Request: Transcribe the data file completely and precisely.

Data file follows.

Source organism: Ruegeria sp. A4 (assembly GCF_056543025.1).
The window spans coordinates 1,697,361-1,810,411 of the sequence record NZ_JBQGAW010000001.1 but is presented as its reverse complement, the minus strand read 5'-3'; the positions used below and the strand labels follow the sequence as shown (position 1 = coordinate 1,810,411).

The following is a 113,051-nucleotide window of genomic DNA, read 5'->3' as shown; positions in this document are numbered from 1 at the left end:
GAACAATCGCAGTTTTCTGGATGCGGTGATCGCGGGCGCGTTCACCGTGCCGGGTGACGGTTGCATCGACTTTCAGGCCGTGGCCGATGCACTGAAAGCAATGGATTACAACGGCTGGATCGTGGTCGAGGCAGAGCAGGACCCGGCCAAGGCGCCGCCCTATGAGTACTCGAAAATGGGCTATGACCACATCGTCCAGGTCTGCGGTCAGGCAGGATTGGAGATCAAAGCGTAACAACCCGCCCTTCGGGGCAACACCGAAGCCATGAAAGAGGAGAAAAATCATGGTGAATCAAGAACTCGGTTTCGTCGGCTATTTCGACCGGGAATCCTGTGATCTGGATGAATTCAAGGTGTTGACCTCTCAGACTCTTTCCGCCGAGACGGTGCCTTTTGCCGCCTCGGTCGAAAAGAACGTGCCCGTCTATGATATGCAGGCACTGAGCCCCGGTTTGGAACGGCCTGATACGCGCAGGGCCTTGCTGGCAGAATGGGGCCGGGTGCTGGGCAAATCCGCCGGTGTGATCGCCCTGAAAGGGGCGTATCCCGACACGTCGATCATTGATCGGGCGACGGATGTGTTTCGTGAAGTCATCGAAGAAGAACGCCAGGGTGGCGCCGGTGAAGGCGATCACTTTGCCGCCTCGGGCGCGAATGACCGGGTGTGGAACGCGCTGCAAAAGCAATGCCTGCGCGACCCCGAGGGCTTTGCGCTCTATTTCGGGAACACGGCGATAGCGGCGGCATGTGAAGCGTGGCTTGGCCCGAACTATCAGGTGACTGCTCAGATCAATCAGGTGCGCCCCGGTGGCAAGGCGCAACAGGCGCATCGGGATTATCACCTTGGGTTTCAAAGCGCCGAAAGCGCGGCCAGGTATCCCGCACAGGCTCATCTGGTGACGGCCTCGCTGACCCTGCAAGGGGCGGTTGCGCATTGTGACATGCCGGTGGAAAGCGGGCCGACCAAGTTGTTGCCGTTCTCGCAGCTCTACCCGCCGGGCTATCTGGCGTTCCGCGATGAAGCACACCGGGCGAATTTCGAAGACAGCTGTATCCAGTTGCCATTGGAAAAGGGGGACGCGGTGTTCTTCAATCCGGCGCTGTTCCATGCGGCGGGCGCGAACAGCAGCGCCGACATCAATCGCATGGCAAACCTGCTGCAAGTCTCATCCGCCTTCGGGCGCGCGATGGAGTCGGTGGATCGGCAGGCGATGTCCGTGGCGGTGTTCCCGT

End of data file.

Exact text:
Source organism: Ruegeria sp. A4 (assembly GCF_056543025.1).
The window spans coordinates 1,697,361-1,810,411 of the sequence record NZ_JBQGAW010000001.1 but is presented as its reverse complement, the minus strand read 5'-3'; the positions used below and the strand labels follow the sequence as shown (position 1 = coordinate 1,810,411).

The following is a 113,051-nucleotide window of genomic DNA, read 5'->3' as shown; positions in this document are numbered from 1 at the left end:
GAACAATCGCAGTTTTCTGGATGCGGTGATCGCGGGCGCGTTCACCGTGCCGGGTGACGGTTGCATCGACTTTCAGGCCGTGGCCGATGCACTGAAAGCAATGGATTACAACGGCTGGATCGTGGTCGAGGCAGAGCAGGACCCGGCCAAGGCGCCGCCCTATGAGTACTCGAAAATGGGCTATGACCACATCGTCCAGGTCTGCGGTCAGGCAGGATTGGAGATCAAAGCGTAACAACCCGCCCTTCGGGGCAACACCGAAGCCATGAAAGAGGAGAAAAATCATGGTGAATCAAGAACTCGGTTTCGTCGGCTATTTCGACCGGGAATCCTGTGATCTGGATGAATTCAAGGTGTTGACCTCTCAGACTCTTTCCGCCGAGACGGTGCCTTTTGCCGCCTCGGTCGAAAAGAACGTGCCCGTCTATGATATGCAGGCACTGAGCCCCGGTTTGGAACGGCCTGATACGCGCAGGGCCTTGCTGGCAGAATGGGGCCGGGTGCTGGGCAAATCCGCCGGTGTGATCGCCCTGAAAGGGGCGTATCCCGACACGTCGATCATTGATCGGGCGACGGATGTGTTTCGTGAAGTCATCGAAGAAGAACGCCAGGGTGGCGCCGGTGAAGGCGATCACTTTGCCGCCTCGGGCGCGAATGACCGGGTGTGGAACGCGCTGCAAAAGCAATGCCTGCGCGACCCCGAGGGCTTTGCGCTCTATTTCGGGAACACGGCGATAGCGGCGGCATGTGAAGCGTGGCTTGGCCCGAACTATCAGGTGACTGCTCAGATCAATCAGGTGCGCCCCGGTGGCAAGGCGCAACAGGCGCATCGGGATTATCACCTTGGGTTTCAAAGCGCCGAAAGCGCGGCCAGGTATCCCGCACAGGCTCATCTGGTGACGGCCTCGCTGACCCTGCAAGGGGCGGTTGCGCATTGTGACATGCCGGTGGAAAGCGGGCCGACCAAGTTGTTGCCGTTCTCGCAGCTCTACCCGCCGGGCTATCTGGCGTTCCGCGATGAAGCACACCGGGCGAATTTCGAAGACAGCTGTATCCAGTTGCCATTGGAAAAGGGGGACGCGGTGTTCTTCAATCCGGCGCTGTTCCATGCGGCGGGCGCGAACAGCAGCGCCGACATCAATCGCATGGCAAACCTGCTGCAAGTCTCATCCGCCTTCGGGCGCGCGATGGAGTCGGTGGATCGGCAGGCGATGTCCGTGGCGGTGTTCCCGT